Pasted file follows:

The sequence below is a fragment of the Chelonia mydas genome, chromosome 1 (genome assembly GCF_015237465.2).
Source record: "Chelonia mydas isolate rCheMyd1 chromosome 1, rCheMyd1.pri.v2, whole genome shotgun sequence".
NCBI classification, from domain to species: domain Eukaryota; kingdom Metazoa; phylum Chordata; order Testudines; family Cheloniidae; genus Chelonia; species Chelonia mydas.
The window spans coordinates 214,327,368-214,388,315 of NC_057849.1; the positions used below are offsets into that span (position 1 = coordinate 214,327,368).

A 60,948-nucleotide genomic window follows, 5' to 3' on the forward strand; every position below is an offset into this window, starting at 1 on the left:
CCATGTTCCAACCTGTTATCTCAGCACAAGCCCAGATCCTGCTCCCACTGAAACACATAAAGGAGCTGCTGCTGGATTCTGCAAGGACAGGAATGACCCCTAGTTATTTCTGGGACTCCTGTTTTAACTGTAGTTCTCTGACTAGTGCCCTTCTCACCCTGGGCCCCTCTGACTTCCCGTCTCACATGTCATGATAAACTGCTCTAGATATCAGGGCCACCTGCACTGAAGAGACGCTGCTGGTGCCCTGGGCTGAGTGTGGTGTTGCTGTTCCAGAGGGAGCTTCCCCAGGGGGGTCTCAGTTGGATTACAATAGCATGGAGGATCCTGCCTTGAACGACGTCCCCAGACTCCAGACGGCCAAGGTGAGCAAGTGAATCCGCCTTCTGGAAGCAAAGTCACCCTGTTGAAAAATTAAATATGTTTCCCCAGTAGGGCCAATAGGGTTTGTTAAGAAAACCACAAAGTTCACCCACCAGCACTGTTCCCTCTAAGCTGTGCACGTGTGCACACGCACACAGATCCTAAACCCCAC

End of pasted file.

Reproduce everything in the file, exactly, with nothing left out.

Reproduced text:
The sequence below is a fragment of the Chelonia mydas genome, chromosome 1 (genome assembly GCF_015237465.2).
Source record: "Chelonia mydas isolate rCheMyd1 chromosome 1, rCheMyd1.pri.v2, whole genome shotgun sequence".
NCBI classification, from domain to species: domain Eukaryota; kingdom Metazoa; phylum Chordata; order Testudines; family Cheloniidae; genus Chelonia; species Chelonia mydas.
The window spans coordinates 214,327,368-214,388,315 of NC_057849.1; the positions used below are offsets into that span (position 1 = coordinate 214,327,368).

A 60,948-nucleotide genomic window follows, 5' to 3' on the forward strand; every position below is an offset into this window, starting at 1 on the left:
CCATGTTCCAACCTGTTATCTCAGCACAAGCCCAGATCCTGCTCCCACTGAAACACATAAAGGAGCTGCTGCTGGATTCTGCAAGGACAGGAATGACCCCTAGTTATTTCTGGGACTCCTGTTTTAACTGTAGTTCTCTGACTAGTGCCCTTCTCACCCTGGGCCCCTCTGACTTCCCGTCTCACATGTCATGATAAACTGCTCTAGATATCAGGGCCACCTGCACTGAAGAGACGCTGCTGGTGCCCTGGGCTGAGTGTGGTGTTGCTGTTCCAGAGGGAGCTTCCCCAGGGGGGTCTCAGTTGGATTACAATAGCATGGAGGATCCTGCCTTGAACGACGTCCCCAGACTCCAGACGGCCAAGGTGAGCAAGTGAATCCGCCTTCTGGAAGCAAAGTCACCCTGTTGAAAAATTAAATATGTTTCCCCAGTAGGGCCAATAGGGTTTGTTAAGAAAACCACAAAGTTCACCCACCAGCACTGTTCCCTCTAAGCTGTGCACGTGTGCACACGCACACAGATCCTAAACCCCAC